This work has helped not only children with hearing impairment, but it’s contributing to changing social perceptions of people with disabilities. “People who have been able to visit the school and interacted with students have seen that these kids are just as vibrant as others their age,” says Hussein. “I must say that there is a positive awakening, slow as it may be, of our society towards empowering disabled kids.”
Kenya National School of Community Networks
Dunia Moja is part of the first National School of Community Networks in Kenya, a collective capacity-building and strengthening effort for the creation, development and consolidation of community networks. They currently have seven community networks as part of the school, which includes people with different levels of expertise, “so even though we bring professionals to take us through the different aspects of a community network, there’s a lot of support between the students themselves,” Hussein stresses.
Independence and autonomy are key so that the community can cover what it really needs, and this is something community networks provide, he emphasises. “These networks get to manage the links beyond the internet service providers, like providing offnet connectivity, especially for schools and students after school.”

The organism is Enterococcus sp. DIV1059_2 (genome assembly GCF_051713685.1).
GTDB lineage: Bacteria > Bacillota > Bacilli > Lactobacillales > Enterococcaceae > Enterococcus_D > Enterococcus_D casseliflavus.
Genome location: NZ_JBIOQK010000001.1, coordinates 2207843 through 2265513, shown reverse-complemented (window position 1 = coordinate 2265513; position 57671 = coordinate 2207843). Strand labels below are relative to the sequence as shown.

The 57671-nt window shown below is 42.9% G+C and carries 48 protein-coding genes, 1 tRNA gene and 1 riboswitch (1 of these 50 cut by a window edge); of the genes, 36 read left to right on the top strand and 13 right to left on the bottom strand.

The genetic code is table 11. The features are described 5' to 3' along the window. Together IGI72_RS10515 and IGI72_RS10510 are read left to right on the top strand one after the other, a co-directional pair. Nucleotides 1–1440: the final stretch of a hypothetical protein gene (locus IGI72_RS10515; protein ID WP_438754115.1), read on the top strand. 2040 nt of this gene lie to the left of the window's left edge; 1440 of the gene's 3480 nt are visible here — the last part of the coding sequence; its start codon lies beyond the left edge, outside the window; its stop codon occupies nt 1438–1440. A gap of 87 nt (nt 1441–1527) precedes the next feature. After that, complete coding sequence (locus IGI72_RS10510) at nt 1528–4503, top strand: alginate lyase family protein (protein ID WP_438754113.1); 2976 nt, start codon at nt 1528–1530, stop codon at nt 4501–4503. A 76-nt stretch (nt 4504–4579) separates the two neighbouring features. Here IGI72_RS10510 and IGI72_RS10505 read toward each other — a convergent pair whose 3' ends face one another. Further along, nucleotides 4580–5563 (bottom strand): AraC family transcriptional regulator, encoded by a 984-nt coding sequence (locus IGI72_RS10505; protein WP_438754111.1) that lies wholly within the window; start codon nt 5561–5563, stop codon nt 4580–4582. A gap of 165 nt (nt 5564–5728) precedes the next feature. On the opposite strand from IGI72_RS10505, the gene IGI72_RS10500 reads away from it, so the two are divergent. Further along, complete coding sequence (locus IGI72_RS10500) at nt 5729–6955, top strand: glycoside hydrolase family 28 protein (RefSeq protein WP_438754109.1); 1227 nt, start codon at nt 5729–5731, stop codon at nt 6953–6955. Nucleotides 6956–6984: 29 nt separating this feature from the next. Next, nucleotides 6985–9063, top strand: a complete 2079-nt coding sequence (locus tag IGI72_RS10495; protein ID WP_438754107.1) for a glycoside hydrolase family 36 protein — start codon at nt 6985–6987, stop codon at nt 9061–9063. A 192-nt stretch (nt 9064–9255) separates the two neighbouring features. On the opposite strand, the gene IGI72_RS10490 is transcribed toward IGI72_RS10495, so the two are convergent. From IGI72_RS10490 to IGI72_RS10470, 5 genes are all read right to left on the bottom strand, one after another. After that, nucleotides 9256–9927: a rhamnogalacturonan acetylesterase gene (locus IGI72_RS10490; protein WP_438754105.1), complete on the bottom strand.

The impact of the School can already be seen in the jobs created after it took place. “People going through this learning experience are now working as network installers, ICT trainers for schools, cyber cafe staff or trainers in coding. They also have a team of university students working on an app for 'boda boda' motorcyle taxis,” Hussein concludes.
Beyond Kenya, the National Schools are taking place in Brazil, Indonesia, Nigeria and South Africa as part of the project “Supporting Community-led Approaches to Addressing the Digital Divide” led by APC and Rhizomatica, with support from the UK Government’s Digital Access Programme. In addition to being a learning powerhouse, each school seeks to be a multiplier of community-led initiatives, bringing together people from different communities around the country and fostering collaboration with other organisations acting towards digital inclusion.
Photo and video by Dunia Moja.
This piece is based on information provided by Dunia Moja as part of the project “Connecting the Unconnected”, adapted and updated for the Seeding Change column. This column presents the experiences of APC members and partners who were recipients of funding through APC's core subgranting programme, supported by Sida, and of subgrants offered through other APC projects.